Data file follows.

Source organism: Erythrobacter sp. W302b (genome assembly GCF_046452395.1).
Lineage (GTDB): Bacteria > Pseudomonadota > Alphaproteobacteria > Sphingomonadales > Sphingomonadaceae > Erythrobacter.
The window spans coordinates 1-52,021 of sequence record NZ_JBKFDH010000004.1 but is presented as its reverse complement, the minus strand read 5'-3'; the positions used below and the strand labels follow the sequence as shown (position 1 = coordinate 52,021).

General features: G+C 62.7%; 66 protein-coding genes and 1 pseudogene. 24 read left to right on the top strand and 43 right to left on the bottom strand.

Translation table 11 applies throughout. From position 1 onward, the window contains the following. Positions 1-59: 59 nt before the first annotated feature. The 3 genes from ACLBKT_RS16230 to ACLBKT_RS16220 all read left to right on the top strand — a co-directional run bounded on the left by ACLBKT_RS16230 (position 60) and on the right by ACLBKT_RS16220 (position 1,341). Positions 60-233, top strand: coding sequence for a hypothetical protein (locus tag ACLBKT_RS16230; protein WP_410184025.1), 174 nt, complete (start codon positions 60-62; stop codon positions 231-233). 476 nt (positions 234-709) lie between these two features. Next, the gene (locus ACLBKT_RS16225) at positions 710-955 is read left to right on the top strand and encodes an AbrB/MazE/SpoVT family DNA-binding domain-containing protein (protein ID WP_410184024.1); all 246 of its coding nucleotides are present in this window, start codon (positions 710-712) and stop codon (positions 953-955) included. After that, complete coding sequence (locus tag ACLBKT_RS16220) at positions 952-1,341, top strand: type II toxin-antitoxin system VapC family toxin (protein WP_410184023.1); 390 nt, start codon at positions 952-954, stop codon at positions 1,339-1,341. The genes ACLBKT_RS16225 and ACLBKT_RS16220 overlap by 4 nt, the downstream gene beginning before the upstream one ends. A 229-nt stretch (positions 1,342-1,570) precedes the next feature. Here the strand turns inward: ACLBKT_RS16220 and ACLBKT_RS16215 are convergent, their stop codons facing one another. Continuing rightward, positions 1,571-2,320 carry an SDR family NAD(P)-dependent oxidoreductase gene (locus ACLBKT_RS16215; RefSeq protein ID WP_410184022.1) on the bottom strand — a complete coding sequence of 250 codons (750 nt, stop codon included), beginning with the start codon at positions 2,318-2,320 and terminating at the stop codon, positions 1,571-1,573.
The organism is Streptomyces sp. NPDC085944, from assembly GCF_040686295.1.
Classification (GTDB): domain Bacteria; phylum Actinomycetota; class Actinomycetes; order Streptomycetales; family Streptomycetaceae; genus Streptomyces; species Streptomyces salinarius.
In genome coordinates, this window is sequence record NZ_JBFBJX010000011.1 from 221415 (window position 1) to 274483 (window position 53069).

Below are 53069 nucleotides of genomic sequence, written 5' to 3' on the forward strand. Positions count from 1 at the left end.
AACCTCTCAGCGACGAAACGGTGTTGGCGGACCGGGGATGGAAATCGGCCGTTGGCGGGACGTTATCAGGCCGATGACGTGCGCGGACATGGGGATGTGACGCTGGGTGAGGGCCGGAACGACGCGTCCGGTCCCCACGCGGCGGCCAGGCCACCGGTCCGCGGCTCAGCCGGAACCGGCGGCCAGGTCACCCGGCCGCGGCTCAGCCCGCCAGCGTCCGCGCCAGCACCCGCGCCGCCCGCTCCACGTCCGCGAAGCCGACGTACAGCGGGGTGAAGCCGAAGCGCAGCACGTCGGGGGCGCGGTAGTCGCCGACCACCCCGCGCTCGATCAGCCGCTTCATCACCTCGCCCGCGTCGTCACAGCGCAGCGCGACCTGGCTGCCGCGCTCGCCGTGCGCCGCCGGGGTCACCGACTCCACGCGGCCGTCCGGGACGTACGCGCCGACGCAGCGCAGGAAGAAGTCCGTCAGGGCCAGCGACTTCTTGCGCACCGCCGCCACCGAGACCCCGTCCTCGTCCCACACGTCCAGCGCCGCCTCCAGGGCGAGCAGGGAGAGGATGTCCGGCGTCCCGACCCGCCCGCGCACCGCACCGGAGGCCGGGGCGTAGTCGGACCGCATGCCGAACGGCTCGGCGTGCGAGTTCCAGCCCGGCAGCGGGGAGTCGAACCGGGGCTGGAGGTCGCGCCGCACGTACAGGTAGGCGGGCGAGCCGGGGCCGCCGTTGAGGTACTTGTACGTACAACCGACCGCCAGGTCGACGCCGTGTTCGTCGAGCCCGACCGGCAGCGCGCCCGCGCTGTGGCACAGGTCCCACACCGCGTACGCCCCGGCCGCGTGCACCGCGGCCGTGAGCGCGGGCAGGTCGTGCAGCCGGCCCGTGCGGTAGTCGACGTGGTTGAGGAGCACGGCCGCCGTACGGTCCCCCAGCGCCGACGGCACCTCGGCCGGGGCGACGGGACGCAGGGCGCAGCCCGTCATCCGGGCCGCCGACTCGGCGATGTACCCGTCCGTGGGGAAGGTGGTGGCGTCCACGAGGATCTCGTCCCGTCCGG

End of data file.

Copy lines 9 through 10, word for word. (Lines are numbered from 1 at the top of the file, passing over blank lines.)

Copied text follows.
Below are 53069 nucleotides of genomic sequence, written 5' to 3' on the forward strand. Positions count from 1 at the left end.
AACCTCTCAGCGACGAAACGGTGTTGGCGGACCGGGGATGGAAATCGGCCGTTGGCGGGACGTTATCAGGCCGATGACGTGCGCGGACATGGGGATGTGACGCTGGGTGAGGGCCGGAACGACGCGTCCGGTCCCCACGCGGCGGCCAGGCCACCGGTCCGCGGCTCAGCCGGAACCGGCGGCCAGGTCACCCGGCCGCGGCTCAGCCCGCCAGCGTCCGCGCCAGCACCCGCGCCGCCCGCTCCACGTCCGCGAAGCCGACGTACAGCGGGGTGAAGCCGAAGCGCAGCACGTCGGGGGCGCGGTAGTCGCCGACCACCCCGCGCTCGATCAGCCGCTTCATCACCTCGCCCGCGTCGTCACAGCGCAGCGCGACCTGGCTGCCGCGCTCGCCGTGCGCCGCCGGGGTCACCGACTCCACGCGGCCGTCCGGGACGTACGCGCCGACGCAGCGCAGGAAGAAGTCCGTCAGGGCCAGCGACTTCTTGCGCACCGCCGCCACCGAGACCCCGTCCTCGTCCCACACGTCCAGCGCCGCCTCCAGGGCGAGCAGGGAGAGGATGTCCGGCGTCCCGACCCGCCCGCGCACCGCACCGGAGGCCGGGGCGTAGTCGGACCGCATGCCGAACGGCTCGGCGTGCGAGTTCCAGCCCGGCAGCGGGGAGTCGAACCGGGGCTGGAGGTCGCGCCGCACGTACAGGTAGGCGGGCGAGCCGGGGCCGCCGTTGAGGTACTTGTACGTACAACCGACCGCCAGGTCGACGCCGTGTTCGTCGAGCCCGACCGGCAGCGCGCCCGCGCTGTGGCACAGGTCCCACACCGCGTACGCCCCGGCCGCGTGCACCGCGGCCGTGAGCGCGGGCAGGTCGTGCAGCCGGCCCGTGCGGTAGTCGACGTGGTTGAGGAGCACGGCCGCCGTACGGTCCCCCAGCGCCGACGGCACCTCGGCCGGGGCGACGGGACGCAGGGCGCAGCCCGTCATCCGGGCCGCCGACTCGGCGATGTACCCGTCCGTGGGGAAGGTGGTGGCGTCCACGAGGATCTCGTCCCGTCCGG